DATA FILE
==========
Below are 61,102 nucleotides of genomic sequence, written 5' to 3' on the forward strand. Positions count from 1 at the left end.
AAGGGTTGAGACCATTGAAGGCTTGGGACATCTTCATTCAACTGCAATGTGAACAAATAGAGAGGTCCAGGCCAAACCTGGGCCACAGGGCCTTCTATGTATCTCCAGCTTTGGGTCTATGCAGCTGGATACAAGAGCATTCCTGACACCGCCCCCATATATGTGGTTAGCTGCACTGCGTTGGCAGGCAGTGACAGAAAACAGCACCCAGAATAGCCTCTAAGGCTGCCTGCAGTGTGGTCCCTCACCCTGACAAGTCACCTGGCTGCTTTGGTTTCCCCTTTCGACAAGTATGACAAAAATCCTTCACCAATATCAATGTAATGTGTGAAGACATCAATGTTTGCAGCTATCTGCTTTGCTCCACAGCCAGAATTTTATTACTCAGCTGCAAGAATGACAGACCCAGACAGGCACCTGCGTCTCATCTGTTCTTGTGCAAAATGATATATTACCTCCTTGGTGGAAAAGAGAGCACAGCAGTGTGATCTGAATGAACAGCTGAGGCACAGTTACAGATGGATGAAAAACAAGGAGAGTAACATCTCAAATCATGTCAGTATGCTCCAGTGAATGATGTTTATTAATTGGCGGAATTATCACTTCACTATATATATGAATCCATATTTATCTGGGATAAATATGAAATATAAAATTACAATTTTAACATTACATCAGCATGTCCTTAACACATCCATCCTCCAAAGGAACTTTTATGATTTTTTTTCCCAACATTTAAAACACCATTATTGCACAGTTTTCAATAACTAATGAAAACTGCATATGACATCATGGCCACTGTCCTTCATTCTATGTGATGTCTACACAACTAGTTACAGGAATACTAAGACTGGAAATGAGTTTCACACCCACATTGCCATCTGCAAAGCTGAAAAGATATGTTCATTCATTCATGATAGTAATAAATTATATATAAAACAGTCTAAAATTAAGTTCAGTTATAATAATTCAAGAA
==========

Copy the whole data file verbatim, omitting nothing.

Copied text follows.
Below are 61,102 nucleotides of genomic sequence, written 5' to 3' on the forward strand. Positions count from 1 at the left end.
AAGGGTTGAGACCATTGAAGGCTTGGGACATCTTCATTCAACTGCAATGTGAACAAATAGAGAGGTCCAGGCCAAACCTGGGCCACAGGGCCTTCTATGTATCTCCAGCTTTGGGTCTATGCAGCTGGATACAAGAGCATTCCTGACACCGCCCCCATATATGTGGTTAGCTGCACTGCGTTGGCAGGCAGTGACAGAAAACAGCACCCAGAATAGCCTCTAAGGCTGCCTGCAGTGTGGTCCCTCACCCTGACAAGTCACCTGGCTGCTTTGGTTTCCCCTTTCGACAAGTATGACAAAAATCCTTCACCAATATCAATGTAATGTGTGAAGACATCAATGTTTGCAGCTATCTGCTTTGCTCCACAGCCAGAATTTTATTACTCAGCTGCAAGAATGACAGACCCAGACAGGCACCTGCGTCTCATCTGTTCTTGTGCAAAATGATATATTACCTCCTTGGTGGAAAAGAGAGCACAGCAGTGTGATCTGAATGAACAGCTGAGGCACAGTTACAGATGGATGAAAAACAAGGAGAGTAACATCTCAAATCATGTCAGTATGCTCCAGTGAATGATGTTTATTAATTGGCGGAATTATCACTTCACTATATATATGAATCCATATTTATCTGGGATAAATATGAAATATAAAATTACAATTTTAACATTACATCAGCATGTCCTTAACACATCCATCCTCCAAAGGAACTTTTATGATTTTTTTTCCCAACATTTAAAACACCATTATTGCACAGTTTTCAATAACTAATGAAAACTGCATATGACATCATGGCCACTGTCCTTCATTCTATGTGATGTCTACACAACTAGTTACAGGAATACTAAGACTGGAAATGAGTTTCACACCCACATTGCCATCTGCAAAGCTGAAAAGATATGTTCATTCATTCATGATAGTAATAAATTATATATAAAACAGTCTAAAATTAAGTTCAGTTATAATAATTCAAGAA